After a quick bit to eat, we walk through a small village to the volcano’s entrance and begin the climb at search for a camp spot. Twenty minutes later, we spot a vacant, bamboo hut that’s just big enough to fit both of our tents. Blasts of thunder and lightning ignite the sky as the rain cascades down creating a symphony throughout the jungle. We fall asleep only to be awoken by my beeping watch several hours later, and begin the early journey to the top of the roaring volcano. While trekking up the mountain with headlamps under the dark night sky, we carefully step over each sharp volcanic rock. The island lookout and sunrise is hazy in the distance as we break for breakfast on a cliff. Cheese, tomatoes, and potatoes slapped between two slices of whole-grain bread completes our meal for the difficult climb ahead.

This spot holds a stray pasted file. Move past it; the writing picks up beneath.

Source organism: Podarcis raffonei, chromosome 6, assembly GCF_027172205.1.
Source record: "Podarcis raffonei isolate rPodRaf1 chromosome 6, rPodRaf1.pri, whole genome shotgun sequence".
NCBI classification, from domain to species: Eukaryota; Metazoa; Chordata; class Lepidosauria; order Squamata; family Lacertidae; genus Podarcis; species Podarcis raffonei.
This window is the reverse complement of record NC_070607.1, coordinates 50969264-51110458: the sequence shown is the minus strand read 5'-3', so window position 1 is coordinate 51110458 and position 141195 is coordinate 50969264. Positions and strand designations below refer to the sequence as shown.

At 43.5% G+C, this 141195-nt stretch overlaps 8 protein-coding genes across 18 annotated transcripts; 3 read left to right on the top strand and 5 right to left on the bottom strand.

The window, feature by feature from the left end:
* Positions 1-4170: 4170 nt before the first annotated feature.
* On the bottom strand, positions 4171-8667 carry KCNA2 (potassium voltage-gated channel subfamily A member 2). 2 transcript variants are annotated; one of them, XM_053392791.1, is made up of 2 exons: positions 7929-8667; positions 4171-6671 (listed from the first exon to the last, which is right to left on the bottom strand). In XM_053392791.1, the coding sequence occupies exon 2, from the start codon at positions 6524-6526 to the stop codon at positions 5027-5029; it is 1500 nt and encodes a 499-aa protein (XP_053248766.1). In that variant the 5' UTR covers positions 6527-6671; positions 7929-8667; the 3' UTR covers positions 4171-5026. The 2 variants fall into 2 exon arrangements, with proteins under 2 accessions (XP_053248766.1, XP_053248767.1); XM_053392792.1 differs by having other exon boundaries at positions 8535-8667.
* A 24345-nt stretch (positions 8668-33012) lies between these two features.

Higher and higher through the thick clouds and twirling winds, we increase altitude through the sea of green. The infinite staircase to the heavens above seems like a lifetime as the terrain changes to an undiscovered world. We reach the last stretch as hurricane winds nearly blow us off the mountain. The tidal waves of clouds burst through us as we slowly grip each rock, creeping closer to the crater’s rim. I can see Ben’s eyes light up in total amazement as he peers down into the endless abyss. The sulphuric smoke pummeling up from below the earth is a sight difficult to describe in words. Sitting beside the edge, we reminisce over our epic thr
ee day adventure climbing two volcanoes on an island that I now call home.